A lot of copper is now abandoned in and between builidings? Longer ranges?
I think it would be funny if people said, (2009 - 2012) "Hey I am going to install UTP so it's easier when I upgrade to HD IP cameras."
Our analog infrastructure is now about 50% coax and 50% UTP, using 25-pair backbones and one UTP pair for each camera (we still use 18/2 for power). We actually started using single-pair UTP for analog cameras in 2003. Upgrading the UTP infrastructure for IP wasn't even considered. We were more interested in cable density. One 25-pair UTP takes up a heck of a lot less cable tray space than 25 lengths of RG59.
In fact, for some areas that are out of reach of our IP infrastructure, we will be using Vigitron Vi2401A MaxiiCopper EoC devices on coax and with their Vi0030 adapters to transport IP and PoE over a single pair.
We would seriously consider using analog HD technologies if they were compatible with our VMS. The key impediment for analog HD (and HD-SDI, for that matter) is the lack of ONVIF-compliant encoders that we could use to interface non-IP HD cameras with our VMS. If they become available, we will at least test their compatibility with our system. At that point, analog HD cameras will likely follow the same 50/50 mix for signal transport.
The practical reason:
With plain old analog cameras a lot of the cabling and labor cost could be eliminated by utilizing baluns in large facilities by wiring the system up as a POTS would be. 25/50/100 pair UTP could carry a lot of video from closet to closet and fan out from there. The other options were limited:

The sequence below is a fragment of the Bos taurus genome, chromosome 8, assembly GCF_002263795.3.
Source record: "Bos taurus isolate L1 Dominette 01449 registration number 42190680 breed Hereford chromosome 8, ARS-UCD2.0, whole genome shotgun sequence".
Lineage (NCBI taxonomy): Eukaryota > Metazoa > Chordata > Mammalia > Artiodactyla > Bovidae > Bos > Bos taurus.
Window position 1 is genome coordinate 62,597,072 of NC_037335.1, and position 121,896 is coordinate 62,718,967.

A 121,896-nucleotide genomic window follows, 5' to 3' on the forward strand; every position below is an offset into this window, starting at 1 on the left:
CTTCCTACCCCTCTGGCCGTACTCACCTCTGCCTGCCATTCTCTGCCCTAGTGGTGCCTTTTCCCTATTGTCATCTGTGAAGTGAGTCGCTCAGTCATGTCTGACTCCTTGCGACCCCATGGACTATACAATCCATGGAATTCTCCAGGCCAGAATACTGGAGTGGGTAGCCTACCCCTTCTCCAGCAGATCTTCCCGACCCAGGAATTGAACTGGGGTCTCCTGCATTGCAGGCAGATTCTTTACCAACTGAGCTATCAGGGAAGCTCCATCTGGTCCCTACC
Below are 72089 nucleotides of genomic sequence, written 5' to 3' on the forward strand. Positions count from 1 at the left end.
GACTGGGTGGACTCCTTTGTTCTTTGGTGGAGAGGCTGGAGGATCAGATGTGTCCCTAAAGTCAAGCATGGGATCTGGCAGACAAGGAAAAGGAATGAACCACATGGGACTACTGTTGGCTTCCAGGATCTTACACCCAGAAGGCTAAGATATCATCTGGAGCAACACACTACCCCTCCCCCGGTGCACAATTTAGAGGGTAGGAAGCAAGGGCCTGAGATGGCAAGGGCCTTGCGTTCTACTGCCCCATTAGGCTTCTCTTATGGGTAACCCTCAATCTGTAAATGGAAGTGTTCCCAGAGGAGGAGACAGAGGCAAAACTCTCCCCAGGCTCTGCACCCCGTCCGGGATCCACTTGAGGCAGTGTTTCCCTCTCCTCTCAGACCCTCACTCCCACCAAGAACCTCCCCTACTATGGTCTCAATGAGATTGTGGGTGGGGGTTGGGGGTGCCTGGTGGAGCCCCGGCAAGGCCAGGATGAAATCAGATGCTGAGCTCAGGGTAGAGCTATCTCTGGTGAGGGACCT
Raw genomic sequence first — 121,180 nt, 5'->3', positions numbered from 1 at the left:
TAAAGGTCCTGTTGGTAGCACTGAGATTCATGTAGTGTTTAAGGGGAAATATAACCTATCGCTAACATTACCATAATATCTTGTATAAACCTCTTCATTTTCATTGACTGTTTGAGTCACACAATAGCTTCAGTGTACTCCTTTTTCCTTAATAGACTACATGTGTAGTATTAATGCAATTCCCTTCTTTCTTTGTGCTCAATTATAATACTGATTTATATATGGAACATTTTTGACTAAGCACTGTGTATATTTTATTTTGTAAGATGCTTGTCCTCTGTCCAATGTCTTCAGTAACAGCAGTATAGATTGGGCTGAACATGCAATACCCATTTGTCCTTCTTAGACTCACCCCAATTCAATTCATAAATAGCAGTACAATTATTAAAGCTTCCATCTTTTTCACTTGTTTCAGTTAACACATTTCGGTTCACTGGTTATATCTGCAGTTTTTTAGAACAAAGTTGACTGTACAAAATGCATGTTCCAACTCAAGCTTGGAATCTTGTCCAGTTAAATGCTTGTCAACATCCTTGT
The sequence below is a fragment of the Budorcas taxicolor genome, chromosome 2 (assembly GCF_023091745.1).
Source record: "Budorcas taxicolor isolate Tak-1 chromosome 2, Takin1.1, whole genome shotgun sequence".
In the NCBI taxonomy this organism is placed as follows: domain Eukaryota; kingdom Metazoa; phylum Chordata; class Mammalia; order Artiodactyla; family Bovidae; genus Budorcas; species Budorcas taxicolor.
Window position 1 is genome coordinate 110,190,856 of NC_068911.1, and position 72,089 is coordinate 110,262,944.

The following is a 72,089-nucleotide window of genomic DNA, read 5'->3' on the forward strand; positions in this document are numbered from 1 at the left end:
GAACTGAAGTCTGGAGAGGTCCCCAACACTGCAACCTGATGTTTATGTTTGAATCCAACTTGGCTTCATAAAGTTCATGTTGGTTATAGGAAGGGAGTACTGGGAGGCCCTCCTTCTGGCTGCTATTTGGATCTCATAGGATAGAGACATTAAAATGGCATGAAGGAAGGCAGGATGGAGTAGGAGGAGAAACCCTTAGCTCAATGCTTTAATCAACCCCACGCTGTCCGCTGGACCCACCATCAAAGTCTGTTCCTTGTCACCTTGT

1. Make use of amplifiers and decrease the SNR
2. Use RG-11 which is hefty, nearly 1/2" thick. Imagine having 50 RG-11 cables for the backbone... 50 pair cat3 is only 3/4" thick.
By putting active baluns on both ends cable could run well over a mile on one pair for minimal cost. On some of the premium products it is possible to put PTZ control on another pair, power on the others. I know that seems pointless in an age where POE is nigh omnipresent...
I am curious to see if it is possible to get more than 800 or so feet with active baluns.
The real reason:
It is new tech so we are going to do everything we can to break the new shiny toy.
If I understand the gist of your question "If your using cat5, why not just use IP cameras then?"
Good question, the way I see it:
#2) Less complex
But main reason is price. Analog HD is way cheaper than IP.
So why not just use coax then? Well because cat5 is easier to run and pull out of a box.
This is not my opinion by the way, just some feedback from my customers. But there is some truth to it. I have to totally agree that Cat5 is much easier to run, but if it were me, i would probably run coax because it seems to have less issues with analog/cvi/sdi/tvi/AHD stuff
Yes, we had one client so far that needed a reasonably priced system and CVI fit his budget. IP would have cost much more. We have been installing CAT5e instead of COAX for quite some time now. Customers already will have wiring in place to transition to IP in the future. Installing COAX today just doesn't make sense, to us anyways.
We were not really impressed with the quality of the non-Dahua CVI 720p domes. They looked OK estetically, but the video images were sub-par when compared to a similar style IP cam. We are thinking it may be due to the non-Dahua camera being inferior to the real Dahua cams.